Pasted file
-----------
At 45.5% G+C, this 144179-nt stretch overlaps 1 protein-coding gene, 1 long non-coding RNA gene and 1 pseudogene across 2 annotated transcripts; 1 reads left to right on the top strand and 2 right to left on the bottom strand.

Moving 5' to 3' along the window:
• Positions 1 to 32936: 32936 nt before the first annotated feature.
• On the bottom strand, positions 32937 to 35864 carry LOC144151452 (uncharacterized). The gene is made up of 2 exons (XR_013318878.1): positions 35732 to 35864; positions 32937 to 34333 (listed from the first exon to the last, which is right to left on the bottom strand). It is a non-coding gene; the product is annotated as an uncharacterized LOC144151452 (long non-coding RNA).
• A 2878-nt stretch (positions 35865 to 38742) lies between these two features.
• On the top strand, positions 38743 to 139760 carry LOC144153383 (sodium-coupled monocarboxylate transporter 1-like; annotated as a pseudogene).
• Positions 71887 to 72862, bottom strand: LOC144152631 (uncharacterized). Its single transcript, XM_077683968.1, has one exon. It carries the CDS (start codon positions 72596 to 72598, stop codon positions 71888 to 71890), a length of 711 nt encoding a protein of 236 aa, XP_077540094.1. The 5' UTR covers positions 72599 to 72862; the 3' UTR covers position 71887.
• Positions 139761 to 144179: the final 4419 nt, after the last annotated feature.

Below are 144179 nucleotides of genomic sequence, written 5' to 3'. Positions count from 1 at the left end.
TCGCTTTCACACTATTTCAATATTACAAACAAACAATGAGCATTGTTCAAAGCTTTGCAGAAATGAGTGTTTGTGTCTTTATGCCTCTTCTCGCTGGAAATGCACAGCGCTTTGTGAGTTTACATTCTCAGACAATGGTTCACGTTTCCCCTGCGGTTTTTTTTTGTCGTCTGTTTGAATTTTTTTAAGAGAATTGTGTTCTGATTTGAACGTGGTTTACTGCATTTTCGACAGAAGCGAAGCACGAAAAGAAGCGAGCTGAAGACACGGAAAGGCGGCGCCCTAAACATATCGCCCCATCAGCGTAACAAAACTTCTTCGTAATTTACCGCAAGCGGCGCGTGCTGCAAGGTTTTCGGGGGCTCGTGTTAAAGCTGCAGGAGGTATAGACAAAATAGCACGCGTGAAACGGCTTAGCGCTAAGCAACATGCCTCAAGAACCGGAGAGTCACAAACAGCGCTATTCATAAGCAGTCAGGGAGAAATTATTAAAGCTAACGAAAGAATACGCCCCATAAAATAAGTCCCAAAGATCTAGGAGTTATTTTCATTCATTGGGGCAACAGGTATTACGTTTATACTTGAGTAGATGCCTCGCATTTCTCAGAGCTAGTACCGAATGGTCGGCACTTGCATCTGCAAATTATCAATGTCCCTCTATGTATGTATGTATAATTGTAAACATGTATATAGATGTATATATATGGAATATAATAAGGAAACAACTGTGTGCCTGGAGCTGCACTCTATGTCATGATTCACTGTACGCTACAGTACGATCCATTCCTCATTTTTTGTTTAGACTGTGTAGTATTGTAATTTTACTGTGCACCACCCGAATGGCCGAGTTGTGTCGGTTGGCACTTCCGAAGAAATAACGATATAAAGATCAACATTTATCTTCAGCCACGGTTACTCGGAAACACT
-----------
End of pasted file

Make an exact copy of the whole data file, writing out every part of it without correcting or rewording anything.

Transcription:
At 45.5% G+C, this 144179-nt stretch overlaps 1 protein-coding gene, 1 long non-coding RNA gene and 1 pseudogene across 2 annotated transcripts; 1 reads left to right on the top strand and 2 right to left on the bottom strand.

Moving 5' to 3' along the window:
• Positions 1 to 32936: 32936 nt before the first annotated feature.
• On the bottom strand, positions 32937 to 35864 carry LOC144151452 (uncharacterized). The gene is made up of 2 exons (XR_013318878.1): positions 35732 to 35864; positions 32937 to 34333 (listed from the first exon to the last, which is right to left on the bottom strand). It is a non-coding gene; the product is annotated as an uncharacterized LOC144151452 (long non-coding RNA).
• A 2878-nt stretch (positions 35865 to 38742) lies between these two features.
• On the top strand, positions 38743 to 139760 carry LOC144153383 (sodium-coupled monocarboxylate transporter 1-like; annotated as a pseudogene).
• Positions 71887 to 72862, bottom strand: LOC144152631 (uncharacterized). Its single transcript, XM_077683968.1, has one exon. It carries the CDS (start codon positions 72596 to 72598, stop codon positions 71888 to 71890), a length of 711 nt encoding a protein of 236 aa, XP_077540094.1. The 5' UTR covers positions 72599 to 72862; the 3' UTR covers position 71887.
• Positions 139761 to 144179: the final 4419 nt, after the last annotated feature.

Below are 144179 nucleotides of genomic sequence, written 5' to 3'. Positions count from 1 at the left end.
TCGCTTTCACACTATTTCAATATTACAAACAAACAATGAGCATTGTTCAAAGCTTTGCAGAAATGAGTGTTTGTGTCTTTATGCCTCTTCTCGCTGGAAATGCACAGCGCTTTGTGAGTTTACATTCTCAGACAATGGTTCACGTTTCCCCTGCGGTTTTTTTTTGTCGTCTGTTTGAATTTTTTTAAGAGAATTGTGTTCTGATTTGAACGTGGTTTACTGCATTTTCGACAGAAGCGAAGCACGAAAAGAAGCGAGCTGAAGACACGGAAAGGCGGCGCCCTAAACATATCGCCCCATCAGCGTAACAAAACTTCTTCGTAATTTACCGCAAGCGGCGCGTGCTGCAAGGTTTTCGGGGGCTCGTGTTAAAGCTGCAGGAGGTATAGACAAAATAGCACGCGTGAAACGGCTTAGCGCTAAGCAACATGCCTCAAGAACCGGAGAGTCACAAACAGCGCTATTCATAAGCAGTCAGGGAGAAATTATTAAAGCTAACGAAAGAATACGCCCCATAAAATAAGTCCCAAAGATCTAGGAGTTATTTTCATTCATTGGGGCAACAGGTATTACGTTTATACTTGAGTAGATGCCTCGCATTTCTCAGAGCTAGTACCGAATGGTCGGCACTTGCATCTGCAAATTATCAATGTCCCTCTATGTATGTATGTATAATTGTAAACATGTATATAGATGTATATATATGGAATATAATAAGGAAACAACTGTGTGCCTGGAGCTGCACTCTATGTCATGATTCACTGTACGCTACAGTACGATCCATTCCTCATTTTTTGTTTAGACTGTGTAGTATTGTAATTTTACTGTGCACCACCCGAATGGCCGAGTTGTGTCGGTTGGCACTTCCGAAGAAATAACGATATAAAGATCAACATTTATCTTCAGCCACGGTTACTCGGAAACACT